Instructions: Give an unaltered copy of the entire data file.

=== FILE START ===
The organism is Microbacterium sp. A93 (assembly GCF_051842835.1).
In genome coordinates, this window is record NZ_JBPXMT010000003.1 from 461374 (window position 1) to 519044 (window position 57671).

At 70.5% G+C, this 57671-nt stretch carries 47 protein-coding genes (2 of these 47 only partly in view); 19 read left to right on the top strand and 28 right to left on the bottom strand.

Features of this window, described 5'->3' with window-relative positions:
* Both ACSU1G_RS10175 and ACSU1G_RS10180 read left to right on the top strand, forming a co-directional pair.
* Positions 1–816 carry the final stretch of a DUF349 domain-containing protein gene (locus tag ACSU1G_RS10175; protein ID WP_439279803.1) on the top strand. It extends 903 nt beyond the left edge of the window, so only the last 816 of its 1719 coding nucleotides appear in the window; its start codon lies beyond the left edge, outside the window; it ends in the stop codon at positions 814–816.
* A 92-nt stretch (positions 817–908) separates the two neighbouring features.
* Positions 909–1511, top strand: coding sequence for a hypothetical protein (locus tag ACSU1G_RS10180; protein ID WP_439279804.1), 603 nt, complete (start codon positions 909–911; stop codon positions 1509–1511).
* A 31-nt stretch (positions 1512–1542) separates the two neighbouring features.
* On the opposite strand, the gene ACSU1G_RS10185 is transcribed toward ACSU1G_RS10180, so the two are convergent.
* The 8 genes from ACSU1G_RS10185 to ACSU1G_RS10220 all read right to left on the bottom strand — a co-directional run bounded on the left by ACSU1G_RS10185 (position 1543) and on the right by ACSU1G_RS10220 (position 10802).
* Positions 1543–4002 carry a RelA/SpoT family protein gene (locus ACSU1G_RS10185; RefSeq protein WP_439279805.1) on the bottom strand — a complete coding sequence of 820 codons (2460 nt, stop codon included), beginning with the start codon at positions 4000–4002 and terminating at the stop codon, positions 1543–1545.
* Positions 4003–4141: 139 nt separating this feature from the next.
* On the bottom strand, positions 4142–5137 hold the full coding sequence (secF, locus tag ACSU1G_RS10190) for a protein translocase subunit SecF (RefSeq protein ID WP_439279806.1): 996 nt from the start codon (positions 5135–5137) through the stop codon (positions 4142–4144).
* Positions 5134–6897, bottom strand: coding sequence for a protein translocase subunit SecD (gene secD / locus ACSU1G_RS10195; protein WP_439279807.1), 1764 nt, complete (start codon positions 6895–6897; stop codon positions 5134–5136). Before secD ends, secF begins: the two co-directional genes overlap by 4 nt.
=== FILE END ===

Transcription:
The organism is Microbacterium sp. A93 (assembly GCF_051842835.1).
In genome coordinates, this window is record NZ_JBPXMT010000003.1 from 461374 (window position 1) to 519044 (window position 57671).

At 70.5% G+C, this 57671-nt stretch carries 47 protein-coding genes (2 of these 47 only partly in view); 19 read left to right on the top strand and 28 right to left on the bottom strand.

Features of this window, described 5'->3' with window-relative positions:
* Both ACSU1G_RS10175 and ACSU1G_RS10180 read left to right on the top strand, forming a co-directional pair.
* Positions 1–816 carry the final stretch of a DUF349 domain-containing protein gene (locus tag ACSU1G_RS10175; protein ID WP_439279803.1) on the top strand. It extends 903 nt beyond the left edge of the window, so only the last 816 of its 1719 coding nucleotides appear in the window; its start codon lies beyond the left edge, outside the window; it ends in the stop codon at positions 814–816.
* A 92-nt stretch (positions 817–908) separates the two neighbouring features.
* Positions 909–1511, top strand: coding sequence for a hypothetical protein (locus tag ACSU1G_RS10180; protein ID WP_439279804.1), 603 nt, complete (start codon positions 909–911; stop codon positions 1509–1511).
* A 31-nt stretch (positions 1512–1542) separates the two neighbouring features.
* On the opposite strand, the gene ACSU1G_RS10185 is transcribed toward ACSU1G_RS10180, so the two are convergent.
* The 8 genes from ACSU1G_RS10185 to ACSU1G_RS10220 all read right to left on the bottom strand — a co-directional run bounded on the left by ACSU1G_RS10185 (position 1543) and on the right by ACSU1G_RS10220 (position 10802).
* Positions 1543–4002 carry a RelA/SpoT family protein gene (locus ACSU1G_RS10185; RefSeq protein WP_439279805.1) on the bottom strand — a complete coding sequence of 820 codons (2460 nt, stop codon included), beginning with the start codon at positions 4000–4002 and terminating at the stop codon, positions 1543–1545.
* Positions 4003–4141: 139 nt separating this feature from the next.
* On the bottom strand, positions 4142–5137 hold the full coding sequence (secF, locus tag ACSU1G_RS10190) for a protein translocase subunit SecF (RefSeq protein ID WP_439279806.1): 996 nt from the start codon (positions 5135–5137) through the stop codon (positions 4142–4144).
* Positions 5134–6897, bottom strand: coding sequence for a protein translocase subunit SecD (gene secD / locus ACSU1G_RS10195; protein WP_439279807.1), 1764 nt, complete (start codon positions 6895–6897; stop codon positions 5134–5136). Before secD ends, secF begins: the two co-directional genes overlap by 4 nt.